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The Tillamook Board of County Commissioners (BOCC) unanimously affirms that Black Lives Matter in Tillamook County and pledge to do everything in our power to protect the rights of people of color in our community.

“We are fortunate that we have not had any terrible incidents of racial violence in our county like the tragic deaths of black citizens in other parts of the country,” said board chair Bill Baertlein. “I like to think that is because we have a culture of kindness and decency in Tillamook County, and those are the values I want to uphold. However, we are all aware that racism exists, sometimes hidden and sometimes right out in the open. As a commissioner I want to say, ”Not here, we will not tolerate racism in our community.”

Commissioner David Yamamoto is the liaison to law enforcement. “My biggest issues as a commissioner is the life, health and safety of every citizen in Tillamook County, by definition that includes black lives. Moreover, I am committed to the life, health, and safety of all people of color in our community and otherwise vulnerable populations.”

“Our Sheriff’s Office does a great job protecting all of the citizens of Tillamook County,” said Yamamoto. “They strive to operate from the values of Duty, Honor and Service in everything they do. We can and should be proud of law enforcement in Tillamook County. But racism is insidious, and we all have to be vigilant to root it out when it crops up.”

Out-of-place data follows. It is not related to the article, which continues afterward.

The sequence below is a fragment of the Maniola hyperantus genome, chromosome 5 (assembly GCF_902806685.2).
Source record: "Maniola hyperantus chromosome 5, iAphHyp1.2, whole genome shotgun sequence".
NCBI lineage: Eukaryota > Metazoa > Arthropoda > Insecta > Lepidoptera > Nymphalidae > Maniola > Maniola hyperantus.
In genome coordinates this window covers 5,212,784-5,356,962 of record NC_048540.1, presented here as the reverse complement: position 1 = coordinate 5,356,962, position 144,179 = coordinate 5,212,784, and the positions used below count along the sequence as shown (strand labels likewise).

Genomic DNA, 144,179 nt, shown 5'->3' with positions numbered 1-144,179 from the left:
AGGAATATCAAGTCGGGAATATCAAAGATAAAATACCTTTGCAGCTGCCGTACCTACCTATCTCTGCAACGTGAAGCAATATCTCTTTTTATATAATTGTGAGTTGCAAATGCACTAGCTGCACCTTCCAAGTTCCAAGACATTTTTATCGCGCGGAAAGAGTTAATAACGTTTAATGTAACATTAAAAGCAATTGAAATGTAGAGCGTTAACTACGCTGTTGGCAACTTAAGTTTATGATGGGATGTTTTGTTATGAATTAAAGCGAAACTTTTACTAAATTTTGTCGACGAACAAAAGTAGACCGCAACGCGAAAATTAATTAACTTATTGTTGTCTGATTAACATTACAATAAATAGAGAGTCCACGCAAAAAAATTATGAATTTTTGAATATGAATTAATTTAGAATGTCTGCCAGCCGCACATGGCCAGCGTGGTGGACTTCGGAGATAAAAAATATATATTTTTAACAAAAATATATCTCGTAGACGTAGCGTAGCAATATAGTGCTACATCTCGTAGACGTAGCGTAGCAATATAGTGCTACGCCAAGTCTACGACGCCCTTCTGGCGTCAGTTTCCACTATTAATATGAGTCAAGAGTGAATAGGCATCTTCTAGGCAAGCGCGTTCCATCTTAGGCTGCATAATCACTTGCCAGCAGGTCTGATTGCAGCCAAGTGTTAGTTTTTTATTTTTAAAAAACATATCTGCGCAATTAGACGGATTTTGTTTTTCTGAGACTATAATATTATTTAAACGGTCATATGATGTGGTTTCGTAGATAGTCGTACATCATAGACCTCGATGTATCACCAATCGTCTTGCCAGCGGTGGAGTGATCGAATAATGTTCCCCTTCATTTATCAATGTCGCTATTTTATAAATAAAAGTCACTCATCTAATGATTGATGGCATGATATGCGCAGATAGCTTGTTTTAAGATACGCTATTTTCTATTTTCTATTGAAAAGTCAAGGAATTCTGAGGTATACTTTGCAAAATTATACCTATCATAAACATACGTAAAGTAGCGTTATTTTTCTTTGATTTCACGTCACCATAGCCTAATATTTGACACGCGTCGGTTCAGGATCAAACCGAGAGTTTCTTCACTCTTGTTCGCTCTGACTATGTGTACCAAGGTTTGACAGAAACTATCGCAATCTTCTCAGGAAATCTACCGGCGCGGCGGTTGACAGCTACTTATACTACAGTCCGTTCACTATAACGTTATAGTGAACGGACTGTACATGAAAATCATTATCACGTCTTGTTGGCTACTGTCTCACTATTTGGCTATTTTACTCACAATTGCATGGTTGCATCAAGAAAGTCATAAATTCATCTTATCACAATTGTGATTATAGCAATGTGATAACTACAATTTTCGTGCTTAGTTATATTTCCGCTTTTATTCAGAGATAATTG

“One of the things I love about Tillamook County is that we are community minded,” said Commissioner Mary Faith Bell. “We come together in extraordinary ways to help one another and to be of service. I believe that those values shine through these dark times and will serve us in becoming more aware of the experience of black people and other minorities living in our community.”

“The racial tension and social upheaval happening in our nation is an excellent opportunity for all of us to grow in empathy and awareness and think about the experience we want for our neighbors and their children. As an elected leader I want everyone who lives here to feel safe and to be safe. I want all of our children, collectively, of every race, to feel loved and embraced and supported by our community. I

want mothers and fathers and grandparents of color to feel valued and included. I want Tillamook County to be a safe place where love prevails, and the golden rule is our guiding principle: do unto others as you would have them do unto you.”

Tillamook's County Sheriff's Office Statement:

The fundamental duty of Office of the Tillamook County Sheriff is to serve our fellow man; to safeguard the lives and property of those in our community; to protect the innocent, the weak, and the peaceful against violence or disorder; and to respect the Constitutional rights of all men to liberty, equality, and justice.